Universal health coverage (UHC) defines individuals’ timely access to healthcare services without suffering any health-related financial constraints. The Senegalese government has shown commitments towards achievement of UHC as a way of improving access by the population to quality healthcare services. This is very pertinent for promoting some indicators of under-five health in Senegal. Therefore, this study analyzed the factors influencing sick children’s utilization of the nearest healthcare facilities and their wait times in Senegal. The data were from the Service Provision Assessment (SPA) survey, which was conducted in 2018. The instrumental Tobit regression model was used for data analysis. The results showed that 63.50% and 86.01% of the children utilized health posts and publicly owned facilities, respectively. Also, 98.46% of the children utilized urban facilities. The nearest facilities were utilized by 74.55%, and 78.19% spent less than an hour in the facilities. The likelihood of using the nearest healthcare facilities significantly reduced (p < 0.05) with caregivers’ primary education, higher education, residence in some regions (Fatick, Kaokack, Saint Louis, Sediou, and Tambacounda), and use of private/NGO not-for-profit facilities, but increased with not having visited any other providers, residence in the Kaffrie region, vomiting symptoms, use of health centers, and use of health posts. Moreover, treatment wait times significantly increased (p < 0.05) with the use of nearest facilities, residence in some regions (Diourbel, Kaokack, Matam and Saint Louis), use of private for-profit facilities, use of private not-for-profit facilities, and urban residence, but decreased with secondary education, use of health centers, use of health posts, vomiting symptoms, and showing other symptoms. It was concluded that reduction in wait times and utilization of the nearest healthcare facilities are fundamental to achieving UHC in Senegal. Therefore, more efforts should be integrated at promoting regional and sectoral equities through facilitated public and private healthcare investment. Full article
(This article belongs to the Special Issue Primary Care and Health Behavior Change)
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10 pages, 502 KiB  
Article
A Qualitative Study on Parenting Practices to Sustain Adolescent Health Behaviors in American Indian Families
by Christine Hodgson, Dylan Decker, Teresia M. O’Connor, Melanie Hingle and Francine C. Gachupin
Int. J. Environ. Res. Public Health 2023, 20(21), 7015; https://doi.org/10.3390/ijerph20217015 - 03 Nov 2023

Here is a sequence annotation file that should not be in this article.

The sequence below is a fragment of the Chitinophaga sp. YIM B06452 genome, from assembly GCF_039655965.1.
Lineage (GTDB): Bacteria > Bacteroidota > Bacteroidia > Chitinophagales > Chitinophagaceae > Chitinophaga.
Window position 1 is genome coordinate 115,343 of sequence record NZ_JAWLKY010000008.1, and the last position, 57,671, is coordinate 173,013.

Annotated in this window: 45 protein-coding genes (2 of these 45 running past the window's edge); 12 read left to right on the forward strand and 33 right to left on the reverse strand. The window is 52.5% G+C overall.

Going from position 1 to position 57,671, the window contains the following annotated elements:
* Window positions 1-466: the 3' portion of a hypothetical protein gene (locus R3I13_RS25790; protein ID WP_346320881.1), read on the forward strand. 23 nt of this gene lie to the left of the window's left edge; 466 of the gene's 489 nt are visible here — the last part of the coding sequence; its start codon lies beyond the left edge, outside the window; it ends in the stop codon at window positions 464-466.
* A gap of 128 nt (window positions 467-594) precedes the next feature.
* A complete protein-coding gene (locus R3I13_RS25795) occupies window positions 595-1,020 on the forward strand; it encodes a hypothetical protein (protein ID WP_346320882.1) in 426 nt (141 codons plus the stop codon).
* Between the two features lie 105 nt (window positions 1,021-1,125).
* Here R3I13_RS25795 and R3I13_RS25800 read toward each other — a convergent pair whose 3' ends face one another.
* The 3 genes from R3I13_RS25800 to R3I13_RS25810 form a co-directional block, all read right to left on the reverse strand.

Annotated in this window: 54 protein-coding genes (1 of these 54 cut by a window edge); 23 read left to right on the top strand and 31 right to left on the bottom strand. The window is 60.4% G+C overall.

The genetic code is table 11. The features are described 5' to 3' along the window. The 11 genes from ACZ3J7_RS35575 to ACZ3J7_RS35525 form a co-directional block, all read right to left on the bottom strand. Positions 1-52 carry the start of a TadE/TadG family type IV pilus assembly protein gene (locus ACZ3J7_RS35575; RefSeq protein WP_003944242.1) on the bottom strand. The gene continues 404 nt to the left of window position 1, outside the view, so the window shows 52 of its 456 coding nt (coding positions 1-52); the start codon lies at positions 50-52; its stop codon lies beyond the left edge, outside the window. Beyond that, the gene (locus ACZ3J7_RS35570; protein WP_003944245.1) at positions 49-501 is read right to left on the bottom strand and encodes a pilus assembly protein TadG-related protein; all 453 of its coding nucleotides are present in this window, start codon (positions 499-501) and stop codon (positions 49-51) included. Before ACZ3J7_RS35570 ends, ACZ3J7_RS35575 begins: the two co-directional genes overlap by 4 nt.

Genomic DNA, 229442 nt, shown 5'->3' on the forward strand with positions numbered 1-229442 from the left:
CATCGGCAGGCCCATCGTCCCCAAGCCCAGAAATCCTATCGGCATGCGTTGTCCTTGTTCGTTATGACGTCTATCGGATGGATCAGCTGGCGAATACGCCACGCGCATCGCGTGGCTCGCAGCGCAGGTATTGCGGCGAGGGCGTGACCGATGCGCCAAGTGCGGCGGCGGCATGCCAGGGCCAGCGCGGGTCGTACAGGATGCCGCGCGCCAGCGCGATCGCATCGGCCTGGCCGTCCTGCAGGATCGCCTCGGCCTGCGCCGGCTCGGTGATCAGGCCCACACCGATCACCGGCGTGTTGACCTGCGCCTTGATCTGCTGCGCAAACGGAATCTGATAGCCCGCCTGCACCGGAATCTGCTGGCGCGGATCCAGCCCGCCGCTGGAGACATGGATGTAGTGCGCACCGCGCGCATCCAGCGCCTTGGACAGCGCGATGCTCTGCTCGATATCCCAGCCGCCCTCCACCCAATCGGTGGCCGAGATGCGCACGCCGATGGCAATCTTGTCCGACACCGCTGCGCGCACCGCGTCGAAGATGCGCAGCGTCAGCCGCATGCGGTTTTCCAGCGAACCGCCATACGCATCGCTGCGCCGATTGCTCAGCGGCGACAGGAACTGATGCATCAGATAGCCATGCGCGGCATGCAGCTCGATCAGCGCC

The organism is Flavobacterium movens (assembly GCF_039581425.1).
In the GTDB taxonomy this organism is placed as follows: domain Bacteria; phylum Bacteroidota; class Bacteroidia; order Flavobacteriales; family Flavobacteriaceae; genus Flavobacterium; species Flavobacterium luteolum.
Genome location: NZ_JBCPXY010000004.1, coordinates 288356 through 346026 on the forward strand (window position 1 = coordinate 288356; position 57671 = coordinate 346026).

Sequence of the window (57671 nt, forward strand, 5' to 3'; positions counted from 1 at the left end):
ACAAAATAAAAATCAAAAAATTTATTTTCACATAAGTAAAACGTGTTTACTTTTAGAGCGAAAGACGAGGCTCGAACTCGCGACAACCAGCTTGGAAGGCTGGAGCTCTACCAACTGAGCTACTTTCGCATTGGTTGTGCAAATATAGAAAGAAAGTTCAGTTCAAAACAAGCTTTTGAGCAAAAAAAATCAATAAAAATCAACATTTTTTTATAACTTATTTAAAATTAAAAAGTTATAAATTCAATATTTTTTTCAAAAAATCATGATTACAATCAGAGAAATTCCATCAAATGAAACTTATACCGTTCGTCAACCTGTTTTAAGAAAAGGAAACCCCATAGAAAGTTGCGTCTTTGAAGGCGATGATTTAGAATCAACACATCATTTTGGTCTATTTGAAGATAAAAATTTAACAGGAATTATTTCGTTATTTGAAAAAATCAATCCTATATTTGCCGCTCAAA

Viewed by 1372
Abstract
American Indian (AI) adolescents who practice healthy behaviors of sleep, nutrition, physical activity, and limited screen time can lower their lifetime risk of diet-sensitive disease. Little is known about how AI parenting practices influence the health behaviors of youth. The objective of this [...] Read more.
American Indian (AI) adolescents who practice healthy behaviors of sleep, nutrition, physical activity, and limited screen time can lower their lifetime risk of diet-sensitive disease. Little is known about how AI parenting practices influence the health behaviors of youth. The objective of this qualitative study was to explore how a group of AI parents of youths at risk of disease influenced their youth’s health behaviors after a family intervention. A secondary objective was to understand the role of AI parents in supporting and sustaining health behavior change in their youths following the intervention. Semi-structured in-depth interviews were conducted with AI parents (n = 11) and their young adolescents, 10–15 years old (n = 6). Parents reported facilitators to how they enacted healthy lifestyle behaviors, including family togetherness, routines, youth inclusion in cooking, and motivation due to a health condition in the family. Barriers to enacting healthy behaviors included a lack of time, a lack of access to health resources, negative role modeling, and the pervasiveness of screen media. Three major themes about the role of AI parenting emerged inductively from the interview data: “Parenting in nontraditional families”, “Living in the American grab-and-go culture”, and “Being there and teaching responsibility”. The importance of culture in raising youths was emphasized. These findings inform strategies to promote long-term adherence to behavior changes within the intervention. This study contributes to public health conversations regarding approaches for AI youths and families, who are not well represented in previous health behavior research. Full article
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10 pages, 338 KiB  
Article
Autonomy of Nursing Students: Methodological Study of Validation of the PALOP Scale Portuguese Short Version